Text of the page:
Has Jan Woudstra discovered the key to Capability Brown’s nickname?
In preparation for a paper on Lancelot ‘Capability’ Brown, Dr Jan Woudstra from the Department of Landscape, has discovered when and where the 18th-century Landscape Architect got his nickname.
2016 marks 300 years since the birth of Lancelot Brown, the world’s most famous landscape architect, and sees a host of conferences and events to commemorate this event.
Better known under his nickname ‘Capability’ Brown, thought to be for the reason that he saw the ‘capabilities of sites’ and based his proposals on these. Up to now however, it was not known exactly when, where and how he came to be branded.
Jan said: “during his first meeting with Lord Coventry, who had asked him for advice on Croome Court, he was asked whether he liked the place, he responded: ‘Why, my Lord, the place has its Capabilities’. This laid the foundation of a relationship with Lord Coventry for whom he transformed Corsham commencing in 1750. The nickname turned out to be a fantastic marketing tool, but perhaps was not enjoyed as much by his son, also called Lancelot, who on arrival at Eton was dubbed ‘Capey’ by his fellow students!”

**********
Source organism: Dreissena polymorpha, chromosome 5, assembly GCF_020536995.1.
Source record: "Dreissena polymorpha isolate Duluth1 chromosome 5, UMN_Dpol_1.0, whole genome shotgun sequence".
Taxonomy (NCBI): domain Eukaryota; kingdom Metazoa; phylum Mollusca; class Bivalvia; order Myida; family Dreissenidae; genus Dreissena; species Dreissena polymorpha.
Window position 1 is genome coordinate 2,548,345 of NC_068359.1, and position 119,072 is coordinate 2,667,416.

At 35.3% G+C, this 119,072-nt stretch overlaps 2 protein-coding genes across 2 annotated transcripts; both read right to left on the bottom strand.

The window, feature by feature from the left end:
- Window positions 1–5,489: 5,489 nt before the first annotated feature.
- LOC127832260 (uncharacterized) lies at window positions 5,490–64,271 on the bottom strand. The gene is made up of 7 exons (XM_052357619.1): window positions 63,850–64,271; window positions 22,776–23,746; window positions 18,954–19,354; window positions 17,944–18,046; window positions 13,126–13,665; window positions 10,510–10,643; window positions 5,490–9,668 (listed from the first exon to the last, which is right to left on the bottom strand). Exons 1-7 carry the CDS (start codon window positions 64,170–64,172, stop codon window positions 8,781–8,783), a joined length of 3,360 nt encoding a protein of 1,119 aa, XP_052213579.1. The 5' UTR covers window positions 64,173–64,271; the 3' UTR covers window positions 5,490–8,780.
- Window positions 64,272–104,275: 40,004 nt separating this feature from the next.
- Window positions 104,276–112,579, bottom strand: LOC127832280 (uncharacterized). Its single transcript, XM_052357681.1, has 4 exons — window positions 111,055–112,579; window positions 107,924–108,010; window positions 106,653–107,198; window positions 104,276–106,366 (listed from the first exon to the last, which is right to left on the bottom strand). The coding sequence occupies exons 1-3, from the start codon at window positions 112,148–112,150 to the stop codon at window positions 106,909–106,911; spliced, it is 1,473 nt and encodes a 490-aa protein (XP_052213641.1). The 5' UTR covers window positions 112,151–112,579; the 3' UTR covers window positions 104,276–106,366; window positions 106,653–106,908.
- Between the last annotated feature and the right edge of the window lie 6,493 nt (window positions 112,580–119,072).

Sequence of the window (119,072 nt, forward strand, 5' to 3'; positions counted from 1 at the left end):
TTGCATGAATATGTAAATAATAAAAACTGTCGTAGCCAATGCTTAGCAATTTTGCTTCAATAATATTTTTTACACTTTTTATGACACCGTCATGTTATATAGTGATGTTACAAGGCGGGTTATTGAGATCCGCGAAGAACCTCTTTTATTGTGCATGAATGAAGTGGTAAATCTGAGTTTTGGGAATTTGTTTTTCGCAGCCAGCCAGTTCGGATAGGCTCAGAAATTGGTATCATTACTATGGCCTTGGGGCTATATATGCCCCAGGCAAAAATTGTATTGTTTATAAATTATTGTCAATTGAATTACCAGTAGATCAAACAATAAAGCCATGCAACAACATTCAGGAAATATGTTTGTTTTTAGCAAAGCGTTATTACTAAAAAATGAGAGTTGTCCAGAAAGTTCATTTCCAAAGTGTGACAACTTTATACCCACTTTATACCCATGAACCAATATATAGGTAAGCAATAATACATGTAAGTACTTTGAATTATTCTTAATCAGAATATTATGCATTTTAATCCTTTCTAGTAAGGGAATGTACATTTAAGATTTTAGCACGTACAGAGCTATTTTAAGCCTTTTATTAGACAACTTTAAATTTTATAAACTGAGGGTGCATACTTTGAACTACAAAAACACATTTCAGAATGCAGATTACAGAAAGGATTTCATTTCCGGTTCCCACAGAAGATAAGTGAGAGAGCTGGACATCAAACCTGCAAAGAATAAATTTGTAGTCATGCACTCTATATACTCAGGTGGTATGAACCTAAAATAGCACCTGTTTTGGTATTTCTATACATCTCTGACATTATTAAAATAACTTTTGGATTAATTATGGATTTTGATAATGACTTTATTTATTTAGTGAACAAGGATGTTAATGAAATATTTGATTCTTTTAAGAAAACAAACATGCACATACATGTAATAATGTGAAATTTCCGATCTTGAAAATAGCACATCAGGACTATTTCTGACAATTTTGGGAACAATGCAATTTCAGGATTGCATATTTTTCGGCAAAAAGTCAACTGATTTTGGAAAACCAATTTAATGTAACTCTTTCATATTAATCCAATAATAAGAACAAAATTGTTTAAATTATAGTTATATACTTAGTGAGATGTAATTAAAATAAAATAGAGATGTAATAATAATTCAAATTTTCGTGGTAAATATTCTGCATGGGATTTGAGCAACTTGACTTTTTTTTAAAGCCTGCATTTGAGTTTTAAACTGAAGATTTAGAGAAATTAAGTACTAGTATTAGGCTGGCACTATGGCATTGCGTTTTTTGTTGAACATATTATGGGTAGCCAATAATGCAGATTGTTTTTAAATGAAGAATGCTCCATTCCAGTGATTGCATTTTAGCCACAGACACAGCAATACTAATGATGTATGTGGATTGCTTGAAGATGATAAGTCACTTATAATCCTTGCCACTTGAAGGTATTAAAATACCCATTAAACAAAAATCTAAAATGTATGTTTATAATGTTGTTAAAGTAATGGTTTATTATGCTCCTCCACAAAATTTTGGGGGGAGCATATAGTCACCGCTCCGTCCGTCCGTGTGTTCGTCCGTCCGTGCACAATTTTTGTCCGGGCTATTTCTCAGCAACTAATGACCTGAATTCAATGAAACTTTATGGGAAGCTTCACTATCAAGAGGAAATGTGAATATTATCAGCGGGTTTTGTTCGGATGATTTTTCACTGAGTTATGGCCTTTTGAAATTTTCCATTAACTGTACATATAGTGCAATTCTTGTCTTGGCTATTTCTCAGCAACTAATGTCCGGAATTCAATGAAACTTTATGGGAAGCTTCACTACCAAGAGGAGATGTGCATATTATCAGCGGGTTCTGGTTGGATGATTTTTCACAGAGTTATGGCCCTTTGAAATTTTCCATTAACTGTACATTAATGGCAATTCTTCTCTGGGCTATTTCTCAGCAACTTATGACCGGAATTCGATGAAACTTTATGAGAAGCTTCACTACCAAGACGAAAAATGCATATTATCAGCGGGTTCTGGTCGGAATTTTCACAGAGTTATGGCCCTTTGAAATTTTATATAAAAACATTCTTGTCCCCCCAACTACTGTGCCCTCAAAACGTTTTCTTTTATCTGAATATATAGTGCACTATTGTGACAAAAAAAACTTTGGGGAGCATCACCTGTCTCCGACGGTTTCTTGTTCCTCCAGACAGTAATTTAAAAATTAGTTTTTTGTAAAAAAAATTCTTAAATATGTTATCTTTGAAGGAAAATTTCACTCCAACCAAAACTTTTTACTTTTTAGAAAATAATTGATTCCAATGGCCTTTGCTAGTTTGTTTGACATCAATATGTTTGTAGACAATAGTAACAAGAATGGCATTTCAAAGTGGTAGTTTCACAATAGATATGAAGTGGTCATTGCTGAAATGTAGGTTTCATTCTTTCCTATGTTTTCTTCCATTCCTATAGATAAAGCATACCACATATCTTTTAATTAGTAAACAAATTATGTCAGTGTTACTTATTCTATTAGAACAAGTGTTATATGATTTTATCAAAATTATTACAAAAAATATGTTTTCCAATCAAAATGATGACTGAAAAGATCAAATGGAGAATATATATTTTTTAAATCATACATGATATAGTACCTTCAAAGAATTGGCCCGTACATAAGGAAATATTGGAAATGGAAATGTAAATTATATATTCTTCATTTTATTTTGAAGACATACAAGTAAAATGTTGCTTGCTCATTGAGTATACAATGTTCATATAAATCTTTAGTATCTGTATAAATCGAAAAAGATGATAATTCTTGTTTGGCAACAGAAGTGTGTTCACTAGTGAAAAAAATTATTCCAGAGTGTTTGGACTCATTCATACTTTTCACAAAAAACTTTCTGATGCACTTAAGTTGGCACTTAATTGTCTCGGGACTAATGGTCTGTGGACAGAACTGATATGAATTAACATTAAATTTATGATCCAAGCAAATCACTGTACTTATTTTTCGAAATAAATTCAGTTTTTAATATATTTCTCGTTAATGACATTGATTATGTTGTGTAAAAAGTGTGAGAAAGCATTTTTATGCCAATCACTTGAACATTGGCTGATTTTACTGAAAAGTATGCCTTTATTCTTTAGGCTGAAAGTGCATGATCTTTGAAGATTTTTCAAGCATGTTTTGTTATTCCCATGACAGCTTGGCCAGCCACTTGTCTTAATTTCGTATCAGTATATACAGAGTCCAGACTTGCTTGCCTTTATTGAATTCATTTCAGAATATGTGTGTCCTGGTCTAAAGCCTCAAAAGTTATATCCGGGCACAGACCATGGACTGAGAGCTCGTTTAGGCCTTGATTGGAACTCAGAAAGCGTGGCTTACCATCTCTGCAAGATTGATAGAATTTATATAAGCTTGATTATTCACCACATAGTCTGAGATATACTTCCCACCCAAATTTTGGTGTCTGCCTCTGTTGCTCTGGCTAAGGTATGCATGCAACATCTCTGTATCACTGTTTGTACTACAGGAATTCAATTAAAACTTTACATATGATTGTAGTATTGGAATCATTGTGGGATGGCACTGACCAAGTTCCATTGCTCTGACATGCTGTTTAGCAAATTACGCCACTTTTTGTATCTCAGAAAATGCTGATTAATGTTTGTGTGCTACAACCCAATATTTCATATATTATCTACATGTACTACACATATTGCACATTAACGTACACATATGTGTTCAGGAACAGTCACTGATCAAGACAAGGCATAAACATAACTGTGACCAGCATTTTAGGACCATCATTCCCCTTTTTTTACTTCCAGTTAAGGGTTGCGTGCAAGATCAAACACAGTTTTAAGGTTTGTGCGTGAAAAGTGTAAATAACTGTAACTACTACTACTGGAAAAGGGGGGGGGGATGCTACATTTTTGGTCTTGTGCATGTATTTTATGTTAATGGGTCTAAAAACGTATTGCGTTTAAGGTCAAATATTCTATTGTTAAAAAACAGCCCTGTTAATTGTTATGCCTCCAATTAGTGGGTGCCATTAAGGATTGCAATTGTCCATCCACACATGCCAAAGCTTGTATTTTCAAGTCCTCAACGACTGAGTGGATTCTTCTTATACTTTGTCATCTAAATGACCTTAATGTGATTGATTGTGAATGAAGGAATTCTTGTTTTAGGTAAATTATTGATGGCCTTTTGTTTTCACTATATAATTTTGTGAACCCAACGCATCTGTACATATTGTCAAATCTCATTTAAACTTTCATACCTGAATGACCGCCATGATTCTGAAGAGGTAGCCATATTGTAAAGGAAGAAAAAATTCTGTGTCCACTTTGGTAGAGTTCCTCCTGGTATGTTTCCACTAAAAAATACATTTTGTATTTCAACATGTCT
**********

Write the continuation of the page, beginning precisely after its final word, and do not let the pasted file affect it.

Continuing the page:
Brown went on to become the most influential designer in the eighteenth century and is often identified with the English landscape garden, which is referred to as ‘Brownian’.
Dr Woudstra is contributing papers to two conferences in June; the first at Hampton Court Palace entitled ‘Capability Brown, Royal Gardener, The man and his business: Past, present and future’, held from 6 to 8 June; and another at Sheffield Hallam University entitled ‘What Capability Brown did for ecology: the legacy for biodiversity, landscapes and nature conservation’ held from 15 to 17 June.